I don’t know about you, but I feel quite uncomfortable being so closely scrutinized by a member of the ovine tribe. It happens now and then as I tramp the lanes and byways of Much Wenlock.
This one was in the field opposite Wenlock Priory ruins, which interestingly had much to do with sheep rearing in the early Middle Ages. In fact the sale of wool from its flocks was an important source of the Priory’s wealth. And so you may imagine the brotherly fury (even to the point of murderous intent) that was roused when, in the late 1200s, the then Prior, John de Tycford, engaged in some dirty dabbling in the futures market and sold 7 years’ wool crop in advance and then kept the proceeds.
One monk, William de Broseley was so incensed, he left the Priory and gathered a gang in the woods, all set to ambush and kill the Prior. News of this plan did not go down well with the higher authorities, who instructed sheriffs to arrest ‘vagabond monks of the Cluniac order.’ William was duly captured and received his just deserts (not defined by chroniclers, but doubtless deeply unpleasant).
Meanwhile the Prior, who also went in for monastic asset stripping as well as having a history of fraternizing with money-lenders, had friends in a very high place: first King Henry III and then his successor-son, Edward Longshanks, aka Edward I. De Tycford, it seems, was good at political intrigue and had been royally employed on a diplomatic mission to nearby troublesome Wales. It did not seem to matter that he had run the Priory into debt. When he left Much Wenlock in 1285 it was to take up an appointment as Prior of Lewes in Sussex, not only another grand Cluniac house, but also a politically sensitive location. The army of Henry III had retreated into the Priory in 1264 during the barons uprising led by Simon de Monfort. This had caused serious division between the monks, many of whom were later punished or banished back to France.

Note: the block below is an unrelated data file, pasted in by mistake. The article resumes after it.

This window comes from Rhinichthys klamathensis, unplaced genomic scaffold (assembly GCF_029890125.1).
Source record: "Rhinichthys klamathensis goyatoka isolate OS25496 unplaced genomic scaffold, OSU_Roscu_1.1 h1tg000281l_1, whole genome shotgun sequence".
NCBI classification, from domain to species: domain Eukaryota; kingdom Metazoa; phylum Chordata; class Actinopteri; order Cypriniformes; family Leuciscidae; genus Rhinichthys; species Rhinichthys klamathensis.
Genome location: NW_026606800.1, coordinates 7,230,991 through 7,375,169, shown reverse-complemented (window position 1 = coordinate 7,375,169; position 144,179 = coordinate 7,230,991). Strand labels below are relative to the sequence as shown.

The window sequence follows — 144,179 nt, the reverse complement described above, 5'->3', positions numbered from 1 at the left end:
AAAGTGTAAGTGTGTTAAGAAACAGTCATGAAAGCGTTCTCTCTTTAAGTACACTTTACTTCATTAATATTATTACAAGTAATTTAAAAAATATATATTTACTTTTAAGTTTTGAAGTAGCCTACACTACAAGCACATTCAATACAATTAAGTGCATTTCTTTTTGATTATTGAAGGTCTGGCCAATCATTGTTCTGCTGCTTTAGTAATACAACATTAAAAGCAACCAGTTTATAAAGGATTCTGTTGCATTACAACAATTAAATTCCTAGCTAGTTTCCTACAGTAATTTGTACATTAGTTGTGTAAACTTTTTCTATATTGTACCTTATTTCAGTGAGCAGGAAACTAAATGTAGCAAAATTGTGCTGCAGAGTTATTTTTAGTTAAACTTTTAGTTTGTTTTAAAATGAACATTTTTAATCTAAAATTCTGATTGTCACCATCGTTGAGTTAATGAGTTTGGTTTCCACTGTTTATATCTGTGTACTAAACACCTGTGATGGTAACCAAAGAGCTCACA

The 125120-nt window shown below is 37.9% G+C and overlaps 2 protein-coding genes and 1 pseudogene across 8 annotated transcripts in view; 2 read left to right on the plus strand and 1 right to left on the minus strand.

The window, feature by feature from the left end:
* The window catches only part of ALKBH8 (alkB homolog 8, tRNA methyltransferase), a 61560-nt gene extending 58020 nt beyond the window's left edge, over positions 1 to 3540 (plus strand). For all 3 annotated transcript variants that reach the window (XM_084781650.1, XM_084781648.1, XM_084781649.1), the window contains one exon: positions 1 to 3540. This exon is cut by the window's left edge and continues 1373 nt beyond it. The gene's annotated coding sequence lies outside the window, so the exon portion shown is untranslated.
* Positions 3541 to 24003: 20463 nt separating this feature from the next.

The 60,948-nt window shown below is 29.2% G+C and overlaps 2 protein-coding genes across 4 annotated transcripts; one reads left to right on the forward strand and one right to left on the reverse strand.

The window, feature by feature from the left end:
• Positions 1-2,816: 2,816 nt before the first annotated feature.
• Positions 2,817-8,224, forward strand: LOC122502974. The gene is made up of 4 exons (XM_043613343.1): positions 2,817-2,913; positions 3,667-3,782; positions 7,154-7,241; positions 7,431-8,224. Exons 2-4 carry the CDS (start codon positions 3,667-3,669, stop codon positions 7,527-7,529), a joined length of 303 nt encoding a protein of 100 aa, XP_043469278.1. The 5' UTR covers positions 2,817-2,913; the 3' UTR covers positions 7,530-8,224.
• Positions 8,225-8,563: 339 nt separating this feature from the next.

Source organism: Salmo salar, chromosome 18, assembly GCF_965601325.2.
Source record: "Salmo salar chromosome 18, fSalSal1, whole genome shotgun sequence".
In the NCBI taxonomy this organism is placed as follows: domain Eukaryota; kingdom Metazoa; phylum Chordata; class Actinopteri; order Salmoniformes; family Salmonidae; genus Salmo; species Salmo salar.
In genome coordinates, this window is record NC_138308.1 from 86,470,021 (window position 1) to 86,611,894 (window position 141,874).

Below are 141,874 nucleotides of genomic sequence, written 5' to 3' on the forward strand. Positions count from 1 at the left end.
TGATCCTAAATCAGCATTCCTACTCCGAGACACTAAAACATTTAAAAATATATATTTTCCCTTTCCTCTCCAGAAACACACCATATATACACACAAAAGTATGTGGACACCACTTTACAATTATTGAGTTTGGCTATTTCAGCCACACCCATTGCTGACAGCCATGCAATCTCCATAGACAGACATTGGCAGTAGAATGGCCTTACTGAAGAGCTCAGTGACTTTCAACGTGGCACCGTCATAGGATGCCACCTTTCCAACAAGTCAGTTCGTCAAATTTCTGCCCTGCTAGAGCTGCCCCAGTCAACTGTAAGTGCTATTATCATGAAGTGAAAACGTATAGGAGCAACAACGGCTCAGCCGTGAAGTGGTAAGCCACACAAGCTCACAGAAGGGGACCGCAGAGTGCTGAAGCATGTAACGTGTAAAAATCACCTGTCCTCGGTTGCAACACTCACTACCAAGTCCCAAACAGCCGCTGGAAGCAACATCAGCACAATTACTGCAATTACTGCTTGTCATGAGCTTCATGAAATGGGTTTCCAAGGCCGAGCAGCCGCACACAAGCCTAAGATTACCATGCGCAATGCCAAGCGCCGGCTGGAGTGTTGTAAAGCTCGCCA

And so it goes. It’s how the world runs. Power and money control ALL aspects of our lives, although we’re mostly too distracted to see how deep and wide this goes. Perhaps the sheep is trying to tell me something. Perhaps I ought to tell it: I am not a sheep.